Personally I’m more than happy at the category 6 Andaz 5th Avenue, so I doubt I’ll be checking out the Park Hyatt soon.

(HT: Jenn T.)

Reader Joe asked,

I am US Chairman, and I have a trip to Alaska this fall (EWR-SEA-ANC). I would like to somehow get into First. I’m thinking I could do an Elite Match with AS to qualify for an upgrade. But I need the AA EQM’s to re-qualify for top AA status. Can I change the FF #’s after securing an upgrade?

This is an interesting challenge but one that has broader implications for members looking to use one airline status for benefits (perhaps they have status through a status match with a foreign airline and want waived checked bag fees and lounge access) while crediting miles to their main US program.

Why Airlines Status Match

Airlines will often give customers with elite status on one airline status on their carrier — or at least an expedited way to earn that status — to make it easier for the customer to switch allegiance and shift their business to the matching airline.

There’s a lot of both fraud (faked statements showing status) and folks looking to match for a single trip. As a result things have really tightened up and most US airlines will do temporary status (that may not be ‘full’ status) while you fly enough to keep the status, rather than just outright giving status.

Alaska’s Status Match Approach

Alaska Airlines though will not only provide matching status through the end of the calendar year (historically their “cut over” to where a match lasts through the following year is quite late, October or November). And they’ll even match top tier elites from American, Delta, and United to their top MVP Gold 75K level with an email request to elite.flyer@alaskaair.com.

Using Status From One Airline While Crediting Miles to Another

Here’s where things get tricky, and it’s not just limited to Alaska and American as in this question, or to using status for upgrades while earning miles with another airline.

Say you have elite status with airberlin or with Turkish — a oneworld and a Star Alliance airline that offer status matches. You use the status with those programs to: Read More…

Reader Ryan asked,

I’m interested in using Amex MR points on ANA to fly United, but I can’t seem to understand how that works, or if there is YQ on those flights. And everyone raves about using ANA’s website to search, but I can’t seem to make it work without putting miles in my account, but I don’t see an easy way to put a few miles in the account. Any ideas?

Using the ANA Program to Book Star Alliance Award Tickets

American Express Membership Rewards points transfer to ANA’s frequent flyer program. But the process is not instantaneous. That means if you find award space and then move the points, that space could disappear in the 36-48 hours or so it can take for the points to turn up in your account.

ANA has a really attractive award chart. In general they do add fuel surcharges onto award tickets, when fuel surcharges apply on paid tickets. However most of the past two years they stopped collecting those fees on some United routes (mostly transatlantic, while still adding them to transpacific).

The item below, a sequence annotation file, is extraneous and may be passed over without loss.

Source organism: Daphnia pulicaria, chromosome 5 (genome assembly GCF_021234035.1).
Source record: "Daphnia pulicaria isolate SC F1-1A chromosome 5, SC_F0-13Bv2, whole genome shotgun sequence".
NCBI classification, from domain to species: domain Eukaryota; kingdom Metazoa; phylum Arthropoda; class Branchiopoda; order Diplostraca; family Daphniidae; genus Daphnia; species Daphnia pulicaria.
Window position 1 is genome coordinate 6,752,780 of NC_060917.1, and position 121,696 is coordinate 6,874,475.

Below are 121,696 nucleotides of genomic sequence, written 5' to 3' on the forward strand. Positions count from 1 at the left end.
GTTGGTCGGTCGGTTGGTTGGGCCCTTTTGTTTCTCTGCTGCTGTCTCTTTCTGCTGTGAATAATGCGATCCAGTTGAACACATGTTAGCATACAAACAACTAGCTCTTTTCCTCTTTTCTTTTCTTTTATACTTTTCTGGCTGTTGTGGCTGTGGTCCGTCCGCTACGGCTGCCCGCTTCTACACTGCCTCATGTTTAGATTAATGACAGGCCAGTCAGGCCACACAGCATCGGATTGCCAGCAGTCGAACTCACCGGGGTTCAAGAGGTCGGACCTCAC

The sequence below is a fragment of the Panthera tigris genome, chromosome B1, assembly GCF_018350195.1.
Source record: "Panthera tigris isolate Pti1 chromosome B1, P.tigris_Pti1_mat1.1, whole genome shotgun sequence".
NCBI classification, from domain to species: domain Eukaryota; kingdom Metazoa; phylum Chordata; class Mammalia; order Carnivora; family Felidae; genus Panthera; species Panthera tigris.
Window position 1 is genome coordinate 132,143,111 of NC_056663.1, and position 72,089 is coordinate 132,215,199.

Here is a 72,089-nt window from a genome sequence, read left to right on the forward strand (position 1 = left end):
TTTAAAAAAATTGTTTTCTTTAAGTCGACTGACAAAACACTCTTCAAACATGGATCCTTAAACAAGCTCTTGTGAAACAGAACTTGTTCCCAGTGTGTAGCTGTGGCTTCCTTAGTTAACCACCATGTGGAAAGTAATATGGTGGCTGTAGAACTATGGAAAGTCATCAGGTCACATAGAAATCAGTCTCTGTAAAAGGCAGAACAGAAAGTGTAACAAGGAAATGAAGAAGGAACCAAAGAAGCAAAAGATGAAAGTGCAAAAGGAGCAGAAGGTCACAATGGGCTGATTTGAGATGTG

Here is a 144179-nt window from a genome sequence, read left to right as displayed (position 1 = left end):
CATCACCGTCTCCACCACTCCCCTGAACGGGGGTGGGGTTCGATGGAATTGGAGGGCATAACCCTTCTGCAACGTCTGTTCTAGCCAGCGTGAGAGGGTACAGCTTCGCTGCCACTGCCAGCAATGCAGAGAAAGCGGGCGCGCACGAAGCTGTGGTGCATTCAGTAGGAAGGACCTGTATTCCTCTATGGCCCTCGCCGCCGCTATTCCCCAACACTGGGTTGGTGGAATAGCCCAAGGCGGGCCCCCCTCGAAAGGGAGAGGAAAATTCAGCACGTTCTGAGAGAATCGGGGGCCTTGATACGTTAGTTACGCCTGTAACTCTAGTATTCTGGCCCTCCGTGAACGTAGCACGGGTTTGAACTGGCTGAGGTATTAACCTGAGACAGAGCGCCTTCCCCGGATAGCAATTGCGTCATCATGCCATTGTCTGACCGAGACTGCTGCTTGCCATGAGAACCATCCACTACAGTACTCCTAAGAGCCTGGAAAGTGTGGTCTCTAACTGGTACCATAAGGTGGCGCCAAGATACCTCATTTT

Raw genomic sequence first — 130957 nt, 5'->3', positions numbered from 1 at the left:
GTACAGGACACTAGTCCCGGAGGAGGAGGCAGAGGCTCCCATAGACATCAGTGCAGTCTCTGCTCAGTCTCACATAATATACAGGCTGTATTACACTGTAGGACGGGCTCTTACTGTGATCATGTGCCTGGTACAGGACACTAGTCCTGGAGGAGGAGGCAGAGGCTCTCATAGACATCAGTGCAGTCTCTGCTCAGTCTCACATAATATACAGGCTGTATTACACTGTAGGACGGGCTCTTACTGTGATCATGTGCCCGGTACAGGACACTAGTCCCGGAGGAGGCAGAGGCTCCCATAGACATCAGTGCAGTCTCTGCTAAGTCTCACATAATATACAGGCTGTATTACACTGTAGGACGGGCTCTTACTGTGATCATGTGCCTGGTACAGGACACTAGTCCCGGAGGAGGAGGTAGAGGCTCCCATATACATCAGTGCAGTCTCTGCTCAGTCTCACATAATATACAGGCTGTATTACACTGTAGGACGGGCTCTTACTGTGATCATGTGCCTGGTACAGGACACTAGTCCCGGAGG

Using the ANA Website — and Other Sites — to Search for Star Alliance Award Space

Most Star Alliance airline frequent flyer programs do not show Star Alliance partners’ award space on their websites.

The exceptions, largely, are Japan’s ANA, Air Canada’s Aeroplan, and United.

The United website is incredibly easy to use, there’s a helpful award calendar. So even if you are using miles in a different frequent flyer program, it can help to start out at the United website. They do not even require you to be a member of MileagePlus or login to use their site.

One caveat, however is that they do not show all Star Alliance airline partners on their site, so searching at United.com might not be comprehensive. Some Star Alliance partners come and go from showing up. United even intentionally removed your ability to see award space on Singapore Airlines from United.com.

The other two sites are actually better. Aeroplan’s site is easy to use, but it won’t find all combinations of flights if you just enter where you are starting from or going. Find the flights that are available, then call up your airline mileage program and request those flights where you have already found award availability.

For the most part award seats that are available to one member of the Star Alliance are available to all. Now, some airlines like Lufthansa and Singapore will give more space to their own frequent flyer program members. But if you’re searching Aeorplan’s site, and availability shows up, you should be able to book the space with miles from the Turkish frequent flyer program.

Aeroplan is also an American Express Membership Rewards points transfer partner. Here’s a detailed discussion of booking Star Alliance awards using Aeroplan miles without any fuel surcharges.

The ANA Site Is Most Reliable – But Toughest to Use

The very best, or shall I say most reliable, data source is the ANA Mileage Club website. It is almost always correct in what it tells you about award space. If a seat is available there you should be able to use your miles for it.

It comes up with very few creative routings, you always want to search specific non-stop flights — so if you want to fly from Washington DC to Brussels, consider searching not just DC – Brussels but entering a search for Newark – Brussels, or Washington DC – London and separately London – Brussels, Wahsington DC – Frankfurt and then Frankfurt – Brussels, and so on. Search every combination of flights separately.